Jewish children are among the most vulnerable in the world, and many have little access to resources to protect them.
The United Nations estimates there are about 150,000 Jewish children in countries where they are not considered a priority for survival, such as South Sudan, Eritrea and Syria.
Many Jewish children have no access to the internet or social media, so are often isolated, said Ruth Kahan, a senior fellow at the International Centre for Holocaust Studies in Jerusalem.
“Some of the greatest risks to Jewish children from genocide and other conflict are social isolation,” Kahan said.
In the US, Jewish groups have worked to secure funding for educational projects to protect Jewish children.
Kahan said Jewish children often struggle to find enough books to read, to stay in school or to take classes.
A few Jewish charities are also helping Jewish children, such at the Hebrew University of Jerusalem, which helps with Jewish education.
“Many of the challenges that Jewish children face in their everyday lives are because of the lack of Jewish community resources,” said the university’s director, Rabbi Meir Lau.
There are a number of organizations that support Jewish children at risk from genocide, including the Hebrew Union for Reform Judaism, which runs an educational programme called Hebrew Day School, which has brought over 1,000 Israeli Jews from across the world to attend classes.
“We are also working to make sure that Jewish youth have access to a range of opportunities to learn about Jewish life and culture,” Lau said.
The UN estimates that at least 1.5 million Jewish children live in countries without the same protections afforded to other children.
Some Israeli parents have tried to help their children but it is hard to do so.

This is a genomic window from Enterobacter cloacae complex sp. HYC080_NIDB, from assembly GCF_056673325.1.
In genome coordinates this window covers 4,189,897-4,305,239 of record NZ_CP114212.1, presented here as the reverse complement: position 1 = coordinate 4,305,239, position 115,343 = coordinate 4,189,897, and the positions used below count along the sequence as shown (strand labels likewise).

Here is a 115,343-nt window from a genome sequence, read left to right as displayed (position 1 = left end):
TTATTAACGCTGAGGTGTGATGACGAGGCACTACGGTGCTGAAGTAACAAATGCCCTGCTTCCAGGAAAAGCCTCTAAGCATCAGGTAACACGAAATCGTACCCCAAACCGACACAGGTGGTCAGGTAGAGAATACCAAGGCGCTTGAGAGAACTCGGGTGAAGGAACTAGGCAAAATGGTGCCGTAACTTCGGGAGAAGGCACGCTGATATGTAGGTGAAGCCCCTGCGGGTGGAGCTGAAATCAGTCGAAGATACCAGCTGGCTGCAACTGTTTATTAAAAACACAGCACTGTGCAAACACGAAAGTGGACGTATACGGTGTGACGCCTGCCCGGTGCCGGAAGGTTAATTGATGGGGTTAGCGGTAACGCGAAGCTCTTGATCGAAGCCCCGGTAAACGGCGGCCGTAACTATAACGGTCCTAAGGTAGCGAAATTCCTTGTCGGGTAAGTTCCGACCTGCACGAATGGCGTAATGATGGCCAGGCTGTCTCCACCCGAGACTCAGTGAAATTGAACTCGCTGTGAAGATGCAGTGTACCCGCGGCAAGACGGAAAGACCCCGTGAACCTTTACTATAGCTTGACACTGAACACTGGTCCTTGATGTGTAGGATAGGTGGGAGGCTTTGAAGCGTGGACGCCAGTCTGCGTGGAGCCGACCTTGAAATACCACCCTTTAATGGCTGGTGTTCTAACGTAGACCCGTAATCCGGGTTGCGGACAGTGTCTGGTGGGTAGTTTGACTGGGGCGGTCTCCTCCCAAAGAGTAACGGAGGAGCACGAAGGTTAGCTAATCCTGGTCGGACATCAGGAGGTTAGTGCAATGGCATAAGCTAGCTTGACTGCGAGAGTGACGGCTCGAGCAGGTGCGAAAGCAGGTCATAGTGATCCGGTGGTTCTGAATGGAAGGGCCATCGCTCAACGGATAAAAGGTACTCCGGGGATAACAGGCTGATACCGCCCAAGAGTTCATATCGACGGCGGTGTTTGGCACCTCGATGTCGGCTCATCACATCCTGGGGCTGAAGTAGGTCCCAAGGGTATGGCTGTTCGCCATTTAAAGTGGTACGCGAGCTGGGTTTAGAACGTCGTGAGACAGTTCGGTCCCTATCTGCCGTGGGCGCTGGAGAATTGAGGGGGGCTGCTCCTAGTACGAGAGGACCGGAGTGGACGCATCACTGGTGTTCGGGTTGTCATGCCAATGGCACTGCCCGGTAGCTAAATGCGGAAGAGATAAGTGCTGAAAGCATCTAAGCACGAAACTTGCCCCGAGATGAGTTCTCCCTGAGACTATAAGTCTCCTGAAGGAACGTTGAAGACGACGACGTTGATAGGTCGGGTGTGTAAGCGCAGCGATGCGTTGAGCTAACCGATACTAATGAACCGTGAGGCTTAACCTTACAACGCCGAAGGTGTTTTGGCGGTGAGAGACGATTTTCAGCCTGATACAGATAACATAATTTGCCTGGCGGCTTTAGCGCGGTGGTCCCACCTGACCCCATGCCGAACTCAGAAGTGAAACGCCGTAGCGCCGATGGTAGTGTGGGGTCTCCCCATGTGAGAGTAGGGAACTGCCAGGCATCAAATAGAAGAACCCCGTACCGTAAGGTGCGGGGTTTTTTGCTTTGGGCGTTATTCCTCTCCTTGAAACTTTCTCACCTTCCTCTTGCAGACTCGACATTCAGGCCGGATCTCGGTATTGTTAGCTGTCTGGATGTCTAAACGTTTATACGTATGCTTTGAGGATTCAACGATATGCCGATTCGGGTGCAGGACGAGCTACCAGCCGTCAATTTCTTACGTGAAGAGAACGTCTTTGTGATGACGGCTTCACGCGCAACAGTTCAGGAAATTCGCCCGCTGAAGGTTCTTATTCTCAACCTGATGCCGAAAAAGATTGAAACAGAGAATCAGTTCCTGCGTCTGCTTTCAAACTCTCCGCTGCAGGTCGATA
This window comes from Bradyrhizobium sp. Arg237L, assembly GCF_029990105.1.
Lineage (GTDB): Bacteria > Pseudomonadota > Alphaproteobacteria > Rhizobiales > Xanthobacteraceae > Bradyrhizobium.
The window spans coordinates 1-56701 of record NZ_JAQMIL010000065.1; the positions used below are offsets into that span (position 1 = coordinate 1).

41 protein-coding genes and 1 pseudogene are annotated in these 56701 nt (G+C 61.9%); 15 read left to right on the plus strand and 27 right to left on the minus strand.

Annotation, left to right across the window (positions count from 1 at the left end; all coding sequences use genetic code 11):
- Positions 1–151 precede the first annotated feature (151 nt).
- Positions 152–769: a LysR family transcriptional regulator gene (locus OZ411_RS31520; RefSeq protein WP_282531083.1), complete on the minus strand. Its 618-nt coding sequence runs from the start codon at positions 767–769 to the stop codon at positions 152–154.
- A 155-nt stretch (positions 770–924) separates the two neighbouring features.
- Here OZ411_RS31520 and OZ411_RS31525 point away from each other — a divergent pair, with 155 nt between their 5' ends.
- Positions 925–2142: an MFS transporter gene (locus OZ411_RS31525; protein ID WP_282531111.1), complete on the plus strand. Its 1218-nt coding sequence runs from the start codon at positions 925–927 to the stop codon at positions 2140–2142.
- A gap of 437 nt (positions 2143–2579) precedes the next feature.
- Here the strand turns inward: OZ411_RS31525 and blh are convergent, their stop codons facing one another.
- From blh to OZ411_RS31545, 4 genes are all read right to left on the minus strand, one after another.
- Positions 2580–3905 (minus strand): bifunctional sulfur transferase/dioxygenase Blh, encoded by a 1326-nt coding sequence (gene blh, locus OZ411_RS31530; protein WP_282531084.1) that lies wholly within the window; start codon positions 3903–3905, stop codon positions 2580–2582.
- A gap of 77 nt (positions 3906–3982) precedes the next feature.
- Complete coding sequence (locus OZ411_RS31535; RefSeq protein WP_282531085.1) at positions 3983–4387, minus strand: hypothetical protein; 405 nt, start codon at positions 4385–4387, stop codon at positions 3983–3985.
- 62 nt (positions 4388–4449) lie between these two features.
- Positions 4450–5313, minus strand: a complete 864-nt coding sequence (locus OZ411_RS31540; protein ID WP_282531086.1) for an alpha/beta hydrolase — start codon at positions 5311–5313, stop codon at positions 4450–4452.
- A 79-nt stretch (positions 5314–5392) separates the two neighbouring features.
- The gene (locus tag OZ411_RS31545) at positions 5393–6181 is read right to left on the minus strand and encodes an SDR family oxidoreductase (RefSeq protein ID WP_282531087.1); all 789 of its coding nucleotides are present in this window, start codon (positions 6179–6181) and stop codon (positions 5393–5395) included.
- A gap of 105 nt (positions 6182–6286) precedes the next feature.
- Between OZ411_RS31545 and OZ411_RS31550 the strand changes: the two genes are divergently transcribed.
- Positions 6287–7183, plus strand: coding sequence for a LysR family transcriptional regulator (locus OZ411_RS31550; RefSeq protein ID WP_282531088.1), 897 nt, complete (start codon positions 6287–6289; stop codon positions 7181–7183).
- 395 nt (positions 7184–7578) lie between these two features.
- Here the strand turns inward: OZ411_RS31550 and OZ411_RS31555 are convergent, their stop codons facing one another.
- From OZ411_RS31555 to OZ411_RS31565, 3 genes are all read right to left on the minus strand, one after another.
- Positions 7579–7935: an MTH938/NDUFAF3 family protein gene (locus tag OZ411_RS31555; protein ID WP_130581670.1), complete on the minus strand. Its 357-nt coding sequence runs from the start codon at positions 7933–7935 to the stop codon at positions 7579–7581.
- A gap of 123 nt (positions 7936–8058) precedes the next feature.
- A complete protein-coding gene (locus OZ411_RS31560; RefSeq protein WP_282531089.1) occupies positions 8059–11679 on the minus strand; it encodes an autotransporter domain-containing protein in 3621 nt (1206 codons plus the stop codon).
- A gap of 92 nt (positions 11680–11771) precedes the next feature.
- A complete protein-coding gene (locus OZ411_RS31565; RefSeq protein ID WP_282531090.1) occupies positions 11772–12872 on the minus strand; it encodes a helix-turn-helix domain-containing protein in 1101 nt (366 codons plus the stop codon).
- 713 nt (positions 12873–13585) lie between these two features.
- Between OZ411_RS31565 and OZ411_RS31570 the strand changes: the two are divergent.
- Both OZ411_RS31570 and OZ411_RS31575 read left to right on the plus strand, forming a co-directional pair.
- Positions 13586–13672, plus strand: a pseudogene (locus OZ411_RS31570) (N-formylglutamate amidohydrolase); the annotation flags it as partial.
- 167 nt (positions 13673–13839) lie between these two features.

One of the biggest obstacles is that Israel does not have a legal framework for protecting children from persecution or violence, said Rami El-Khatib, head of the Israeli Holocaust Memorial Council.
There are also concerns that the Jewish community will be unable to protect children, because it does not exist, he said.
In South Sudan and the Middle East, there are strong Jewish communities, and there are many Jewish schools.
But in the West Bank, which Israel occupied in 1967, there is no Jewish community and it is difficult to find funds to teach Jewish children there.
“There is not much of a Jewish community here.
Most of the children are either in refugee camps or in refugee settlements,” said Kahan.
She added that Jewish schools are not being taught in the refugee camps, but rather in the larger settlements.
“If there were more schools that could provide education to Jewish students in these areas, it could be a big help,” Kavan said.
Israelis in the UN’s Office for the Coordination of Humanitarian Affairs, meanwhile, says that Israeli children are most at risk for persecution in the Palestinian territories.
Israel has been under pressure to halt settlement building in the occupied West Bank.
Some Jewish organisations have tried reaching out to the Palestinian Authority, which administers the West-Bank.
They have also sought international support to help Palestinians in the territories.
But it is unlikely that Israeli politicians or Israeli police forces would stop Jewish children being targeted.
“It is extremely difficult for a government to stop children from going to school or going to university,” said Rabbi David Kogan, a leader of the Jewish Federation of Israel.
While many Israeli children can still access the internet, many do not, Kogan said.
“They don’t have any way of communicating with their parents, their teachers, their friends,” he said, adding that Israeli Jewish schools do not have computers.
Jewish children are also vulnerable because they are in the minority.
“You will find it is not unusual to see a Jewish kid who is very popular in school, and it’s just very rare to find a non-Jewish child in that position,” Kogan added.